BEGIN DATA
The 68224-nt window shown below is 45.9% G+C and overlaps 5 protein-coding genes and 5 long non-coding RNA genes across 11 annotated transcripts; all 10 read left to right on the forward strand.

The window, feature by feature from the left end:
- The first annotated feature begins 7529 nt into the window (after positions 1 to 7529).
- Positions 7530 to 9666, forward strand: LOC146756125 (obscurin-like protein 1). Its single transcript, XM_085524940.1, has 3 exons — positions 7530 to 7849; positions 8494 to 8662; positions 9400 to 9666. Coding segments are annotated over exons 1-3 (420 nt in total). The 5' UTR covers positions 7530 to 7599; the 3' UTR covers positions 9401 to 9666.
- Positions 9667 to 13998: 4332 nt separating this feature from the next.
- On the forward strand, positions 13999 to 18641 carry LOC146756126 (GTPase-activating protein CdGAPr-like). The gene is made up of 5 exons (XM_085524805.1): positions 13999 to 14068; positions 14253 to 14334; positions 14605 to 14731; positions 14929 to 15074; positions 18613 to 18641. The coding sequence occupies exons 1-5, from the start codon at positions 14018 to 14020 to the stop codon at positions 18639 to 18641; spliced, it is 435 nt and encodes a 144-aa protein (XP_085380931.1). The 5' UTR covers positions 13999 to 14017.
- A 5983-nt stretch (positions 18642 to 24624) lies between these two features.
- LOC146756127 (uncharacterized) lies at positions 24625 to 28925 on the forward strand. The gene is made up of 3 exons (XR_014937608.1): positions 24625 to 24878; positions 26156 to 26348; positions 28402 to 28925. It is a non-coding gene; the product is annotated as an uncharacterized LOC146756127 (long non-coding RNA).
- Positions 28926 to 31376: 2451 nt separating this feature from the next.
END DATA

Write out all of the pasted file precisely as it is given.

The 68224-nt window shown below is 45.9% G+C and overlaps 5 protein-coding genes and 5 long non-coding RNA genes across 11 annotated transcripts; all 10 read left to right on the forward strand.

The window, feature by feature from the left end:
- The first annotated feature begins 7529 nt into the window (after positions 1 to 7529).
- Positions 7530 to 9666, forward strand: LOC146756125 (obscurin-like protein 1). Its single transcript, XM_085524940.1, has 3 exons — positions 7530 to 7849; positions 8494 to 8662; positions 9400 to 9666. Coding segments are annotated over exons 1-3 (420 nt in total). The 5' UTR covers positions 7530 to 7599; the 3' UTR covers positions 9401 to 9666.
- Positions 9667 to 13998: 4332 nt separating this feature from the next.
- On the forward strand, positions 13999 to 18641 carry LOC146756126 (GTPase-activating protein CdGAPr-like). The gene is made up of 5 exons (XM_085524805.1): positions 13999 to 14068; positions 14253 to 14334; positions 14605 to 14731; positions 14929 to 15074; positions 18613 to 18641. The coding sequence occupies exons 1-5, from the start codon at positions 14018 to 14020 to the stop codon at positions 18639 to 18641; spliced, it is 435 nt and encodes a 144-aa protein (XP_085380931.1). The 5' UTR covers positions 13999 to 14017.
- A 5983-nt stretch (positions 18642 to 24624) lies between these two features.
- LOC146756127 (uncharacterized) lies at positions 24625 to 28925 on the forward strand. The gene is made up of 3 exons (XR_014937608.1): positions 24625 to 24878; positions 26156 to 26348; positions 28402 to 28925. It is a non-coding gene; the product is annotated as an uncharacterized LOC146756127 (long non-coding RNA).
- Positions 28926 to 31376: 2451 nt separating this feature from the next.